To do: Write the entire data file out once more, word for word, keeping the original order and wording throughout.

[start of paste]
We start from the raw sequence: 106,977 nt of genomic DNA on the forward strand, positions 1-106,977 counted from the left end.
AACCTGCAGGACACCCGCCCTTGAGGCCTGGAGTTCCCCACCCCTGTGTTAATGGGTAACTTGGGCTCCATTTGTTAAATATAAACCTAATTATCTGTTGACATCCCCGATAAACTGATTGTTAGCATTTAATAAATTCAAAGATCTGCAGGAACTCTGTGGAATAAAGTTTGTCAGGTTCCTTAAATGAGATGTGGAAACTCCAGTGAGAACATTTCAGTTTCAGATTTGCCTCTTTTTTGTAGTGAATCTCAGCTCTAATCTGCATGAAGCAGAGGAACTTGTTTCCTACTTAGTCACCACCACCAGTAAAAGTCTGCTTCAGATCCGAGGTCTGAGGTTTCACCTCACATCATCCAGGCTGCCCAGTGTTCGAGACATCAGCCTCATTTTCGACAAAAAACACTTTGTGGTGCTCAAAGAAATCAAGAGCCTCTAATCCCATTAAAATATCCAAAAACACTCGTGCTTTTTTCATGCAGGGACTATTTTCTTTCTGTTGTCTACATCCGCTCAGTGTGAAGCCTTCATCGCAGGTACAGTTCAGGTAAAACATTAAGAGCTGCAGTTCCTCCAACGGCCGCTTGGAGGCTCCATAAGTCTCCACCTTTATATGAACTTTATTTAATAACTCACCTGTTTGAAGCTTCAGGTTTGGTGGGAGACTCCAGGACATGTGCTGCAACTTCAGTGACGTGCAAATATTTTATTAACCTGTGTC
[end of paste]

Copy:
We start from the raw sequence: 106,977 nt of genomic DNA on the forward strand, positions 1-106,977 counted from the left end.
AACCTGCAGGACACCCGCCCTTGAGGCCTGGAGTTCCCCACCCCTGTGTTAATGGGTAACTTGGGCTCCATTTGTTAAATATAAACCTAATTATCTGTTGACATCCCCGATAAACTGATTGTTAGCATTTAATAAATTCAAAGATCTGCAGGAACTCTGTGGAATAAAGTTTGTCAGGTTCCTTAAATGAGATGTGGAAACTCCAGTGAGAACATTTCAGTTTCAGATTTGCCTCTTTTTTGTAGTGAATCTCAGCTCTAATCTGCATGAAGCAGAGGAACTTGTTTCCTACTTAGTCACCACCACCAGTAAAAGTCTGCTTCAGATCCGAGGTCTGAGGTTTCACCTCACATCATCCAGGCTGCCCAGTGTTCGAGACATCAGCCTCATTTTCGACAAAAAACACTTTGTGGTGCTCAAAGAAATCAAGAGCCTCTAATCCCATTAAAATATCCAAAAACACTCGTGCTTTTTTCATGCAGGGACTATTTTCTTTCTGTTGTCTACATCCGCTCAGTGTGAAGCCTTCATCGCAGGTACAGTTCAGGTAAAACATTAAGAGCTGCAGTTCCTCCAACGGCCGCTTGGAGGCTCCATAAGTCTCCACCTTTATATGAACTTTATTTAATAACTCACCTGTTTGAAGCTTCAGGTTTGGTGGGAGACTCCAGGACATGTGCTGCAACTTCAGTGACGTGCAAATATTTTATTAACCTGTGTC